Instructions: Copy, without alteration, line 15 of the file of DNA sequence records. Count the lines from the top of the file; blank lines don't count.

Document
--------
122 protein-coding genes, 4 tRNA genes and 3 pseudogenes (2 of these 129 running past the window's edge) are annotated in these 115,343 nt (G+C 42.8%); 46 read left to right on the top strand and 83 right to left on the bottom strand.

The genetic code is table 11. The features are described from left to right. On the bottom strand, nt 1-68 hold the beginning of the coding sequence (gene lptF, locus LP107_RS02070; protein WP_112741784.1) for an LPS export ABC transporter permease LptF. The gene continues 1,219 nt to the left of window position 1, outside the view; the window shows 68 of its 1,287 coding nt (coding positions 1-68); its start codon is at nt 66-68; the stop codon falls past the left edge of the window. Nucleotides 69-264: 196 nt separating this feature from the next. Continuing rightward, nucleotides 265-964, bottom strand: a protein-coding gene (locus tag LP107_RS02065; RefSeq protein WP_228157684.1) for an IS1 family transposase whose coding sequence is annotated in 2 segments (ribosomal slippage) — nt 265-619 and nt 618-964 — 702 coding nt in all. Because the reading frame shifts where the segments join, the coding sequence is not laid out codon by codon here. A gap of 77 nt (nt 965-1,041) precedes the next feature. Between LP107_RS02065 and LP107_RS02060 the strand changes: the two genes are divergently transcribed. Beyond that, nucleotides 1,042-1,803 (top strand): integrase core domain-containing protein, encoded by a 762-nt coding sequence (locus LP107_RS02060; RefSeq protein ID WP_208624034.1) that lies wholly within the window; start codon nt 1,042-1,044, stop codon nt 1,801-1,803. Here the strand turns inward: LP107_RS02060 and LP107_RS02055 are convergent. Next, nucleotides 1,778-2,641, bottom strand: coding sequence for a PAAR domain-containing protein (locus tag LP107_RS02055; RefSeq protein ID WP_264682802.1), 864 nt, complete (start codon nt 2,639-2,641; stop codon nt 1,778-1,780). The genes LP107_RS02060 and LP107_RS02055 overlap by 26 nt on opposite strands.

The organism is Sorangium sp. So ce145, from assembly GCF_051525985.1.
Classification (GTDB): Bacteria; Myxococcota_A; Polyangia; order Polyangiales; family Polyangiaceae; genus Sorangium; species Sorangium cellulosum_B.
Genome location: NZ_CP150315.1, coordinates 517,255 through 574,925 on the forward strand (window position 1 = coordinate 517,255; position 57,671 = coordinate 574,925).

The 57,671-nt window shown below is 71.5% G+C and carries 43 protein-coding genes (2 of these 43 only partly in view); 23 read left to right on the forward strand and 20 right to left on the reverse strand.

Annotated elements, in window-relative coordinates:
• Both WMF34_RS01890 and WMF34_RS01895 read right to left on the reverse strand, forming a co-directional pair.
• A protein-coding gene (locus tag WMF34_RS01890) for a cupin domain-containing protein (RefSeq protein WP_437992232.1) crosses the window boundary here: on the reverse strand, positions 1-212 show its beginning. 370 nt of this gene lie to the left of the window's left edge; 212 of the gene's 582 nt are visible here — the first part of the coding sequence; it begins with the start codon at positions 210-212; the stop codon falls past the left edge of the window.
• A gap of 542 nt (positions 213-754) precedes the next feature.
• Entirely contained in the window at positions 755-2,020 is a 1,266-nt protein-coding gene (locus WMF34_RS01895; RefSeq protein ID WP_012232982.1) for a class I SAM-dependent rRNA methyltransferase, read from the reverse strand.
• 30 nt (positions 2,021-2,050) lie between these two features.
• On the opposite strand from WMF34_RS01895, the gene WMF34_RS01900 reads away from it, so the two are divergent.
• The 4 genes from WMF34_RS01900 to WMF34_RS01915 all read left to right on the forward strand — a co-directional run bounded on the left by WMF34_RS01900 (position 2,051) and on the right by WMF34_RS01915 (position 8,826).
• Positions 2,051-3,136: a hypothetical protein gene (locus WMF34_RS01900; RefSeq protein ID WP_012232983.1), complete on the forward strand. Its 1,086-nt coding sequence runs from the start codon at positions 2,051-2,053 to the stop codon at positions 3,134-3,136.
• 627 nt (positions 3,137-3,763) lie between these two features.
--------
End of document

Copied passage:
• Positions 2,051-3,136: a hypothetical protein gene (locus WMF34_RS01900; RefSeq protein ID WP_012232983.1), complete on the forward strand. Its 1,086-nt coding sequence runs from the start codon at positions 2,051-2,053 to the stop codon at positions 3,134-3,136.